Erythema multiforme-like lesion: A COVID-19 manifestation?
Priyanka Mainali, Deeptara Pathak Thapa
Department of Dermatology and Venereology, Nepal Medical College Teaching Hospital, Attarkhel, Kathmandu, Nepal
Corresponding author: Priyanka Mainali, PG
Submission: 15.10.2020; Acceptance: 12.12.2020
Cite this article: Mainali P, Thapa DP. Erythema multiforme like lesion: A COVID-19 manifestation? 2021;12(2):202-203.
© Our Dermatology Online 2021. No commercial re-use. See rights and permissions. Published by Our Dermatology Online.
COVID-19 is caused by severe acute respiratory syndrome coronavirus 2 (SARS-CoV-2). It was first reported as pneumonia in December 2019 in Wuhan, China. Since then, it has been spreading rapidly and WHO has declared it a pandemic on March 11, 2020 . As of October, COVID-19 had affected about 8,029,217 cases worldwide and 111,802 cases in Nepal alone. Cutaneous manifestations have been reported in 20% of COVID-19 patients . We report a case of erythema multiforme-like lesions in a young patient who was likely a case of a COVID-19 infection.
A 32-year-old male presented himself to our OPD with the chief complaints of fever and erythematous palpable rashes over the bilateral feet, legs, and hands persistent for one week. The mucous membranes were spared. The patient also complained of pain over the bilateral knee joint and fatigue. The patient gave no history of diarrhea, dyspnea, anosmia, or dysgeusia and no history of drug intake prior to the onset of lesions. A physical examination revealed an erythematous targetoid lesion distributed over the dorsum of the bilateral feet (Fig. 1) and the distal half of the bilateral legs and several lesions scattered over the dorsum of the bilateral hand and over the abdomen and back. A systemic examination was normal. The patient was clinically diagnosed with erythema multiforme minor.
|Figure 1: Multiple erythema multiforme-like lesions over the dorsum of the bilateral feet, ankles and, distal legs.|
On laboratory investigation, ESR was 40, CRP was positive (+++), and ANA was 1:100. Other laboratory investigations, such as complete blood count, a renal function test, a liver function test, RA factor, and a urine routine examination, were normal. A chest X-ray revealed prominent bilateral pulmonary vessels and an otherwise normal chest.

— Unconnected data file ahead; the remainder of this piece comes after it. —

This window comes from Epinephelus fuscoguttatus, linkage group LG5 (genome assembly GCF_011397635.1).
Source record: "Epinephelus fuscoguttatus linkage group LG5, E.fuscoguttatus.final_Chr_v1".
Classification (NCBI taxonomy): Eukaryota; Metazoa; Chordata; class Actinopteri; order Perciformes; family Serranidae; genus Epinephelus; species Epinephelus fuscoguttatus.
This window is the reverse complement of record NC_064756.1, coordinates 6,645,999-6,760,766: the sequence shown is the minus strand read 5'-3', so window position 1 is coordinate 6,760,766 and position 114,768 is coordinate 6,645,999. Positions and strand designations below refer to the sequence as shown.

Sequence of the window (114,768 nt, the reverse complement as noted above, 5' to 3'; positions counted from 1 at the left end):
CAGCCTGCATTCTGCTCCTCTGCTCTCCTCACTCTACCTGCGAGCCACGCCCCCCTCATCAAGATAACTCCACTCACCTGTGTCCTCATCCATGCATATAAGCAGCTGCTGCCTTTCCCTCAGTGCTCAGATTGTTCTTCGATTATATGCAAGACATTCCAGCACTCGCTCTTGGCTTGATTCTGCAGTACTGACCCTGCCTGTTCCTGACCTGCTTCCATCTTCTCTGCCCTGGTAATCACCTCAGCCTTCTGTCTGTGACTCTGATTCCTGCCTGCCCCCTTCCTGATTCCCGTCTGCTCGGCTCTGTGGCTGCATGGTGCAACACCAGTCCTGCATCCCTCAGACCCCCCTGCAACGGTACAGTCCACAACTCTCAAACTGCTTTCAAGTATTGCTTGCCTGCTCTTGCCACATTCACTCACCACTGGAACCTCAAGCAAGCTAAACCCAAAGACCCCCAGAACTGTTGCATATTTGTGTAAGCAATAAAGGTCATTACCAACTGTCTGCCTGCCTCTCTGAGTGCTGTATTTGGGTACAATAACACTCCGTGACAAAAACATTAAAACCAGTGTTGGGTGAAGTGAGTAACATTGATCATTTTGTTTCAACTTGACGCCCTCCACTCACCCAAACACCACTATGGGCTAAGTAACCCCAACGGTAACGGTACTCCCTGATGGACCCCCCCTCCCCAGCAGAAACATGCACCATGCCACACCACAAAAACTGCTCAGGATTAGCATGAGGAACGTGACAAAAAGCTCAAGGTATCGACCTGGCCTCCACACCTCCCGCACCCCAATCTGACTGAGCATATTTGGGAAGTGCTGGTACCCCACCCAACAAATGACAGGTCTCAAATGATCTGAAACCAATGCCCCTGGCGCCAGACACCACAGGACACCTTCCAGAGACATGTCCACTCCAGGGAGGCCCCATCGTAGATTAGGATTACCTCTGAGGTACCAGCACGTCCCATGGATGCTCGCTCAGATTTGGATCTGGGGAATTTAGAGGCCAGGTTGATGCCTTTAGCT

As erythema multiforme is one of the cutaneous manifestations of COVID-19 and positive CRP is an important laboratory marker, the patient was advised RT-PCR, but denied it. Yet, the patient was counseled regarding the cutaneous manifestations and was advised home isolation.
New reports of COVID-19-related cutaneous manifestations are emerging rapidly. According to a study conducted by Daneshgaran et al., erythema multiforme-like eruptions account for 3.7% of the total cutaneous manifestations of COVID-19 . Several case reports of erythema multiforme-like lesions in COVID-19 patients were published in the literature by Demirbas et al. , Garguilo et al. , Recalcati et al. , Torrelo et al. , and Janah et al. .
Most people are well aware about the fever and pulmonary manifestations of COVID-19 but the fact that COVID-19 can present other manifestations is still poorly recognized. Because of this, there may be skepticism around accepting a present COVID-19 infection that manifests itself in other ways and so there may be hesitance against taking confirmatory tests. We experienced the same situation with our patient, who had little knowledge regarding the cutaneous manifestations of COVID-19 and was hesitant to take a confirmatory test despite constant counseling.
Numerous positive cases remain undiagnosed due to the lack of awareness about the various manifestations of the disease. Additionally, there appears a greater risk of spreading the disease in a community and, thus, a greater risk of an increased disease burden.
Proper knowledge about atypical cutaneous manifestations may help to increase surveillance and decrease the transmission of COVID-19 as a high index of suspicion is the major factor that brings a patient to the hospital for screening.
The examination of the patient was conducted according to the principles of the Declaration of Helsinki.
The authors certify that they have obtained all appropriate patient consent forms, in which the patients gave their consent for images and other clinical information to be included in the journal. The patients understand that their names and initials will not be published and due effort will be made to conceal their identity, but that anonymity cannot be guaranteed.
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Source of Support: Nil,
Conflict of Interest: None declared.
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